Atheists usually consider God as a contingent proposition. Briefly, atheism is someone who believes the logical truth value for theism is undecided/undecidable or false (or, alternately and more correctly, someone who doesn’t hold the truth value to be true). This makes logical consideration complicated by these compounded questions: “is there a god?” and “can we determine if there is a god?”. I have been asked “what evidence would make you believe in God?”. I actually had a hard time answering this to my satisfaction. This was frustrating, because I hold that falsifiability is necessary for a-posteriori knowledge. I need to consider if my belief that theism is undecided/undecidable is falsifiable.

These issues are complicated by theism doesn’t have a unified definition of God (or Gods). For every conception of God, it would be another opportunity of atheism to be falsified. For instance, Spinoza says (to paraphrase) God is nature. Well I accept nature exists, so am I a theist? Well I guess not, since Spinoza and I have different conceptions of “nature”. But a more simple fictional example might be “my tea mug is god”. My mug exists, as far as I can tell. Therefore atheism is false? However theism typically implies God has agency. Let us consider a fictional theistic system “my pet cat is god”. Now, my cat exists and has agency. Therefore atheism is false? Because this trivial example, although logically interesting and meets the narrow definition of theism, it doesn’t relate the current debate because the concept “theism” usually implies other attributes, not just agency and existence. Atheism, to be consistent with falsifiability, only applies to theistic systems that the atheist has encountered and considered. If theistic claims are limited to fairly mundane and testable attributes for God, atheism is very falsifiable.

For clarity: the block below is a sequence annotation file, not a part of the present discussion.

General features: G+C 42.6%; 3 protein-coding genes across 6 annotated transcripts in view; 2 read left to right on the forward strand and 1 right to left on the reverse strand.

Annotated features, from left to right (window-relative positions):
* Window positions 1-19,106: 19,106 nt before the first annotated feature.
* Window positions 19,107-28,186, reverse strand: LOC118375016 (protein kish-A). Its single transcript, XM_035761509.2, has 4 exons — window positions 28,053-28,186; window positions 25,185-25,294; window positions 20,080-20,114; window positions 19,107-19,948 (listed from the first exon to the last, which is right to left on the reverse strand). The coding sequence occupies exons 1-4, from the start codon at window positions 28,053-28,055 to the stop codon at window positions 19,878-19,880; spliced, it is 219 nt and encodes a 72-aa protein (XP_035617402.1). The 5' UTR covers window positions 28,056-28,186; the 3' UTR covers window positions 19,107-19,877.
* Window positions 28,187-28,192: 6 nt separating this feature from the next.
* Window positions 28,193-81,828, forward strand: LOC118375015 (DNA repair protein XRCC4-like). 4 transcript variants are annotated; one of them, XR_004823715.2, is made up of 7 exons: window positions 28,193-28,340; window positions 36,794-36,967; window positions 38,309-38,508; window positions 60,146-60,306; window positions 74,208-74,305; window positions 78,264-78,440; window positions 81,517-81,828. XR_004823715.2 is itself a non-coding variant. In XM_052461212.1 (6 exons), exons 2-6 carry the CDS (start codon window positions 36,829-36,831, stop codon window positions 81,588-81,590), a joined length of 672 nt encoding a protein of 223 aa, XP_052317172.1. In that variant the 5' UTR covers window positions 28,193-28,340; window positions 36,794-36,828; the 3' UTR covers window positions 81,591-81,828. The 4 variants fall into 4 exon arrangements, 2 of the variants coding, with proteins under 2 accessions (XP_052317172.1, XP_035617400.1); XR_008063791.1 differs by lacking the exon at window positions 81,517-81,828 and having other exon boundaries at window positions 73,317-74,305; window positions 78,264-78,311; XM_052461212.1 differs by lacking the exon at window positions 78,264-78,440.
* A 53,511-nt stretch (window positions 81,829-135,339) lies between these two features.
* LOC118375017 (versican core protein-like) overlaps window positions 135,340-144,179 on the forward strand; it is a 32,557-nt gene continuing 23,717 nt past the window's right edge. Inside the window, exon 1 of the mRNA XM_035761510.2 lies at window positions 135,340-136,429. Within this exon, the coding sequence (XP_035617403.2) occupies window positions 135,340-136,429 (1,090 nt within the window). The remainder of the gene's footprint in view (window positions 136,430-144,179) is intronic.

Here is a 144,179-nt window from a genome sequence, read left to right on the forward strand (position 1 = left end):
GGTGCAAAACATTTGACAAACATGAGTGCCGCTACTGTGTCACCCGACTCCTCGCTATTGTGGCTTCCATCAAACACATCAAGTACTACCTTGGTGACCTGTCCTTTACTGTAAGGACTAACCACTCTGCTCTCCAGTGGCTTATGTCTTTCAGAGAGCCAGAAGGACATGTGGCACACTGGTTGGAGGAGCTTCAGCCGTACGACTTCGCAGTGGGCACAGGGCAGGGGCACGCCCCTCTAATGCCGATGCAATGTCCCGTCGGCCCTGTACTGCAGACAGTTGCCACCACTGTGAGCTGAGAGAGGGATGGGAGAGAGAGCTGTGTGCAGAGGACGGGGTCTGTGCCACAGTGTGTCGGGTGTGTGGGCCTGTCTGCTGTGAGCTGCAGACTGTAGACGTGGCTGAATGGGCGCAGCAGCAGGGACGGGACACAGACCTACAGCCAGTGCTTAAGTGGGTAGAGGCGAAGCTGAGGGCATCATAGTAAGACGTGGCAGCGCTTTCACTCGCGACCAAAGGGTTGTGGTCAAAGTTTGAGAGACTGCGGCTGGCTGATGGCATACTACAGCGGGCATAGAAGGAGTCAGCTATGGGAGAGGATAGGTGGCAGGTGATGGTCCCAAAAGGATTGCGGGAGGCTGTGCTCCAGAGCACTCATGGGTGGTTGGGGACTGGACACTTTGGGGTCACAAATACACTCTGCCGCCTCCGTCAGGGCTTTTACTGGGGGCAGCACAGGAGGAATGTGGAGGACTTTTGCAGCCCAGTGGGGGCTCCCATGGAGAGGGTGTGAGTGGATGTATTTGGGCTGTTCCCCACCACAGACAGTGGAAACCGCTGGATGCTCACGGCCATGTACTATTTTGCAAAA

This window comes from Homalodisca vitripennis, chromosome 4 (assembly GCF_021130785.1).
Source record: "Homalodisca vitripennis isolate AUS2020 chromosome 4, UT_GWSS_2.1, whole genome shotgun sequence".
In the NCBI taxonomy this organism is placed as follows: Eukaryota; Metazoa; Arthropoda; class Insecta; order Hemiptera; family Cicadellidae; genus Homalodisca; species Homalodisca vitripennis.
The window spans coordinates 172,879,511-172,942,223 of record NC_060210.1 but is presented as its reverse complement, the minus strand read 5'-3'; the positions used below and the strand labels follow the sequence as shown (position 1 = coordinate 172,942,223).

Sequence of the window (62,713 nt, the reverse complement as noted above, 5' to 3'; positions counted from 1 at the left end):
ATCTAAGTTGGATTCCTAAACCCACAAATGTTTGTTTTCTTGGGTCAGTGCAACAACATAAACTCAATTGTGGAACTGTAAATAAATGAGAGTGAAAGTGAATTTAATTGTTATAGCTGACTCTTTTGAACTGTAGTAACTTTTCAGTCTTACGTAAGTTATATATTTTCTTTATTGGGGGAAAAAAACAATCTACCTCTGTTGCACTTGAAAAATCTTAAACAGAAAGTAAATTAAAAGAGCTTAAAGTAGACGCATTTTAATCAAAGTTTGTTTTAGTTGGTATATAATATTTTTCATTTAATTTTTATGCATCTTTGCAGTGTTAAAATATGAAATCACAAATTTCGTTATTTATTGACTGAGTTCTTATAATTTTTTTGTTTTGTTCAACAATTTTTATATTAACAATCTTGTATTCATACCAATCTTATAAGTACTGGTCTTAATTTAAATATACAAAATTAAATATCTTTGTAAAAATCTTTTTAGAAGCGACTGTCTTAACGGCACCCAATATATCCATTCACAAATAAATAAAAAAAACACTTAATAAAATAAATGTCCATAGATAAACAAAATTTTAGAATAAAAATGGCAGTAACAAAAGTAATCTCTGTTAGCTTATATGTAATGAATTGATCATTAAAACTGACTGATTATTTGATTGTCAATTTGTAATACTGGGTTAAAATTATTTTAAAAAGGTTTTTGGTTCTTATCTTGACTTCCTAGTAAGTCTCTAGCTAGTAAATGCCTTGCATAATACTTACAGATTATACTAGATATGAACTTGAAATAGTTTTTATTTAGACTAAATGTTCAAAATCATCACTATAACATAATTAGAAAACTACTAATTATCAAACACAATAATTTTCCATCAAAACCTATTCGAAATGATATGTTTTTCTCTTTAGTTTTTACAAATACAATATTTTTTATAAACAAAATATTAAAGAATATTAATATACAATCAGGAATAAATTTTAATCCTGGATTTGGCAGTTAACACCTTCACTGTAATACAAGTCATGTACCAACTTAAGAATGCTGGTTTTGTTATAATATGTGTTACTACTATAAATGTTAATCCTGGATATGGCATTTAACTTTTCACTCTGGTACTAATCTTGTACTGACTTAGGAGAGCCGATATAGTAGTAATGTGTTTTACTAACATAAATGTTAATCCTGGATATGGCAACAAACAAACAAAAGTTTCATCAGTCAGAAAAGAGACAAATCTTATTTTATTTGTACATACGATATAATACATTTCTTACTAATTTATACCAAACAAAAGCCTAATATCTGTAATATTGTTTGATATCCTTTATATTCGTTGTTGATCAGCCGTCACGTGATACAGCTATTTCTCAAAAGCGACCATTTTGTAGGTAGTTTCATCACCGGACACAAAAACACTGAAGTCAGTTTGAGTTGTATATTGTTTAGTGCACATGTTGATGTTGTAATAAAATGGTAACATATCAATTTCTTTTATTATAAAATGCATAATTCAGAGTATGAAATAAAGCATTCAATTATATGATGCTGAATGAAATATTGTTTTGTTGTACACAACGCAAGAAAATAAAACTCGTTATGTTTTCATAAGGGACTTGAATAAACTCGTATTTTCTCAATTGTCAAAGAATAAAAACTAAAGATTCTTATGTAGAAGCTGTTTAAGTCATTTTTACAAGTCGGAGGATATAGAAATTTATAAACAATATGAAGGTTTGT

To be continued… Update: continued here.

The “Improvers” of Mankind

Posted by Anti Citizen One on October 17th, 2011

I have been thinking about moral crusaders and, despite their intention, their malign effect on everyone. I recently noted their confusion about alcohol and behavior. But in their superficial understanding, banning the symptoms of a problem is always the first step. For example, certain people I have talked to think that to reduce abortions, banning it would be a reasonable first step. As if it being legal was the cause of someone having an abortion. And similarly with divorce, violent movies, rap music, rock music, pornography, teenage sex… ban, ban, ban. Recently, the UK government is talking about having an opt-in Internet censorship, focusing on pornography.